Apple’s upcoming credit card, Apple Card, which is being launched in partnership with Goldman Sachs and Mastercard later this month, is bound to become extremely popular. However, you shouldn’t try to use it for purchasing cryptocurrency.
What Is Apple Card and What Makes It Interesting?
Apple Card was introduced at an Apple Special Event held on March 25 at Apple Park, Apple Inc.’s headquarters in Cupertino, California.
Apple CEO Tim Cook started his introduction to Apple Card by talking about Apple Pay and what a huge success story it has been:
- on target to process over 10 billion transactions in 2019
- 70% merchant acceptance in the U.S. (85% in the UK, 99% in Australia)
- expected to be available in 40+ countries and regions
Next, Cook explained that Apple Pay had taught them so much about credit cards, and Apple had realized that there were several ways that the credit card experience could be improved, such as making the application process simple, eliminating fees, lowering the interest rates on outstanding balances, having a more clear loyalty rewards program, and placing much more emphasis on privacy and security.
Cook then asked Jennifer Bailey, Apple’s Vice President for Internet Services, to come on stage and describe Apple Card.
Bailey said that Apple Card was designed iPhone, which meant that it could do “all sorts of things that no other credit card can do.”
Here were a few examples that she gave:
- you can sign up on the iPhone, which meant that you could get your virtual Apple Card in minutes, and start using it right away;
- you can use it worldwide anywhere that accepts Apple Pay;
- Apple Card is with you wherever you go with your iPhone (since it resides in the Wallet app);
- you can contact the customer support team for help right from the Messages app on the iPhone;
- a rewards program that provides 2% Daily Cash (each day that you use Apple Card) that gets credited to your Apple Card as cash that you can then use to “spend in stores”, “send to friends” (using the Messages app), “use in apps & on the web”, and “pay down your balance”;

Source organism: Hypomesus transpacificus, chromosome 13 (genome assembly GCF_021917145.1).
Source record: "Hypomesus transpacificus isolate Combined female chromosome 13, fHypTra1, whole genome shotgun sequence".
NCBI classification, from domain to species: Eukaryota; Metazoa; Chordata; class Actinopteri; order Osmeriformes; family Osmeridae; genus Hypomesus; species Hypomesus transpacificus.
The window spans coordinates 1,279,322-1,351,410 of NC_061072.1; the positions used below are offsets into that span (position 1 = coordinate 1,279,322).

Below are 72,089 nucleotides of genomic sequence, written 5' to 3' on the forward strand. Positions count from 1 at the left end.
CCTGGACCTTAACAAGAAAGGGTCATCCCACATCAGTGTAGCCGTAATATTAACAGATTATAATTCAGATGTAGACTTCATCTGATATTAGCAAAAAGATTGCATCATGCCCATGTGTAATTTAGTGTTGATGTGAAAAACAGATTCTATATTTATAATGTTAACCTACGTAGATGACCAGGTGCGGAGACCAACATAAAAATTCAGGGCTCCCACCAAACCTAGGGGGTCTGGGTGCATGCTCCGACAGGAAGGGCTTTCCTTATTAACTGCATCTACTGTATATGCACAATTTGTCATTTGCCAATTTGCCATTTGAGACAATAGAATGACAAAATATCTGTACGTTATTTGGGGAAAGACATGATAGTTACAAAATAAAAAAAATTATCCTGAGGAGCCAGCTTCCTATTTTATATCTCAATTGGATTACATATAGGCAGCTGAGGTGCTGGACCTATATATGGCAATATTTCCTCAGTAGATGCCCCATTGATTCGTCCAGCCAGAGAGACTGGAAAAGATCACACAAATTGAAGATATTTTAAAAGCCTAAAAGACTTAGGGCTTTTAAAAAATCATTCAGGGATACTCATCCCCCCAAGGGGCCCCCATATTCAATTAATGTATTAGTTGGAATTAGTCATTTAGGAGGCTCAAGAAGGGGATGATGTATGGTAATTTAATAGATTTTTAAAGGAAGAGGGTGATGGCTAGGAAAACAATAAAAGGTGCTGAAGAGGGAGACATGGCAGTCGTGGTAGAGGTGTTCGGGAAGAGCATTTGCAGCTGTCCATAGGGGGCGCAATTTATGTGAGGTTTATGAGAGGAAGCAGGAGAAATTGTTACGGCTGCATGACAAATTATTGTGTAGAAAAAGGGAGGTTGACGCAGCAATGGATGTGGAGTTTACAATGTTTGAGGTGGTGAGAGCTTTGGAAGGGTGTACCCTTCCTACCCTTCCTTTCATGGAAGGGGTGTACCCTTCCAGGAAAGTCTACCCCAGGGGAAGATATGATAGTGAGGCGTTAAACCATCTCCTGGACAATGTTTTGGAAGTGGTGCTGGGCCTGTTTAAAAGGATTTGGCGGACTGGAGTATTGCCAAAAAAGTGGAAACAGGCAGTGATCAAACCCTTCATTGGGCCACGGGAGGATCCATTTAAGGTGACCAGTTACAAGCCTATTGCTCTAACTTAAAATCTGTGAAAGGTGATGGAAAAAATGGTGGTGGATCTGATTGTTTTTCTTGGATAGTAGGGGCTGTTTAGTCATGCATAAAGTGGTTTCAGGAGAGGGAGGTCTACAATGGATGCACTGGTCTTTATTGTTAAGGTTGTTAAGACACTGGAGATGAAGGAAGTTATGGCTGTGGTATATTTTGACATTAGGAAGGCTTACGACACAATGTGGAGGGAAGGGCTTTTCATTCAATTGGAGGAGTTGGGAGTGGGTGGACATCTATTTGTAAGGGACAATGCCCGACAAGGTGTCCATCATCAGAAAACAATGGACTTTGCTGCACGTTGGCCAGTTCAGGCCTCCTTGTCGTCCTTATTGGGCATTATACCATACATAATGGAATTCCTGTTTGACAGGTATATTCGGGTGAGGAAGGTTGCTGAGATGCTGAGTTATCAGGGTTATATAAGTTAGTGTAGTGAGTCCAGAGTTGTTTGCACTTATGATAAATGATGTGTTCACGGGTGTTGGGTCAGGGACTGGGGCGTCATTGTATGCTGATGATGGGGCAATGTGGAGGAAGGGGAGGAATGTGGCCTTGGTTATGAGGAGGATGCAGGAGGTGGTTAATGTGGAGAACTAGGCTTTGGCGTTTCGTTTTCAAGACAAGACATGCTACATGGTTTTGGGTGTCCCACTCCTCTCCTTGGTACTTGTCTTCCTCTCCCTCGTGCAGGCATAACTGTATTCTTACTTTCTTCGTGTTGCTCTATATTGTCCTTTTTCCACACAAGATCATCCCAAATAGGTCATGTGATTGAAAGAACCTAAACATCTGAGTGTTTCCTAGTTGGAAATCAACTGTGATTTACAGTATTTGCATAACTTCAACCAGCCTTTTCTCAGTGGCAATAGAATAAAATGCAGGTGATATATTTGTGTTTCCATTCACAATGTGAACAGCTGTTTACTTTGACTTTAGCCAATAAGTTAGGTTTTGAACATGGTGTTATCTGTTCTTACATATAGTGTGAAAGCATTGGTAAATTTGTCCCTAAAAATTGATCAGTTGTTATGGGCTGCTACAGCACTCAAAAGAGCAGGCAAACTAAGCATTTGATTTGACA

- no fees of any kind; and
- a lower than average interesting rate on outstanding balances (13.24% to 24.24% annual percentage rate depending on your credit score).
According to Apple’s press release, or shopping at places where Apple Pay is not yet accepted, Apple offers a physical Apple Card made of titanium. This has “no card number, CVV security code, expiration date or signature on the card,” which makes it “more secure than any other physical credit card.” For purchases made with this physical card, holders will receive 1% Daily Cash.
Apple Card’s Customer Agreement
If you are a U.S. resident, Apple Card must sound pretty great, and you’ll be to get one later this month. However, if you are a cryptocurrency enthusiast, you should be aware of one important limitation.
Page 3 of this agreement points out that there are four things that you can use Apple Card for, and one of these is “Cash Advances and Cash Equivalents”, which is defined on page 2 of the agreement:
'Cash Advance and Cash Equivalents' means any cash advance and other cash-like transaction, including purchases of cash
equivalents such as travelers checks, foreign currency, or cryptocurrency; money orders; peer to peer transfers, wire transfers or similar
cash-like transactions; lottery tickets, casino gaming chips (whether physical or digital), or race track wagers or similar betting
Therefore, you cannot use Apple Card for any purchases of cryptocurrency.
However, before you get really mad at Apple and Goldman Sachs, it is worth looking at what Peter Berg, who previously ran Visa’s global investment group, Visa Ventures, had to say on this issue:
It has more to do with the fact that it's a credit card, not debit card. Banks don't like you buying cash-like things (crypto, casino chips, etc.) with credit cards.
— Peter Berg (@peter) August 2, 2019
Featured Image Credit: Photo via Pixabay.com